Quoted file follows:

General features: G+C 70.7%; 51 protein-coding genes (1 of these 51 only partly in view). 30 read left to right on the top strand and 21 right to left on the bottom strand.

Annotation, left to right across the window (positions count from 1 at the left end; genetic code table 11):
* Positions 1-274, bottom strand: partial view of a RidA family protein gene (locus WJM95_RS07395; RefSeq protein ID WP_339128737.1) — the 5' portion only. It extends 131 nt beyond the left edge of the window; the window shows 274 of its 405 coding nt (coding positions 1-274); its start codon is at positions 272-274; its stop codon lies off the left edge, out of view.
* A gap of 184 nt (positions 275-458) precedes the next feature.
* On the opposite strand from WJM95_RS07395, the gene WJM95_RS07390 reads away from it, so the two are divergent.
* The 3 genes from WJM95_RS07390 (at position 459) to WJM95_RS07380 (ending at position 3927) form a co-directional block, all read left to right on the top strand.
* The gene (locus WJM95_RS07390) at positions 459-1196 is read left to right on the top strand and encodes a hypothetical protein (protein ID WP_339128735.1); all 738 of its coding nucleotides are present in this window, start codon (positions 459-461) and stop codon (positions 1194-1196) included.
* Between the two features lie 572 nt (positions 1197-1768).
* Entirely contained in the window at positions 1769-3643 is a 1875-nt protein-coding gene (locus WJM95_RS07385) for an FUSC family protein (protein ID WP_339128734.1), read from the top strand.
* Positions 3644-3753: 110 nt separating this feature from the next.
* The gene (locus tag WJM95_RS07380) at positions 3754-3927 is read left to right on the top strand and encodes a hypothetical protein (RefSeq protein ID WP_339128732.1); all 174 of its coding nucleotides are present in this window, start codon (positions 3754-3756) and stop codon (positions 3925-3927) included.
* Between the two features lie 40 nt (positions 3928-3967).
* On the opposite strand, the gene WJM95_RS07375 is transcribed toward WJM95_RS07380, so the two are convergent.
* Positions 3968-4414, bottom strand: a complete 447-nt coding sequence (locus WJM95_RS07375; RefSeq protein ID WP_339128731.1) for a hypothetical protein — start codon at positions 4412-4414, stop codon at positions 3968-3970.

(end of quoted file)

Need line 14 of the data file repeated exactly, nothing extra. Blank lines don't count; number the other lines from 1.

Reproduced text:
* Positions 3968-4414, bottom strand: a complete 447-nt coding sequence (locus WJM95_RS07375; RefSeq protein ID WP_339128731.1) for a hypothetical protein — start codon at positions 4412-4414, stop codon at positions 3968-3970.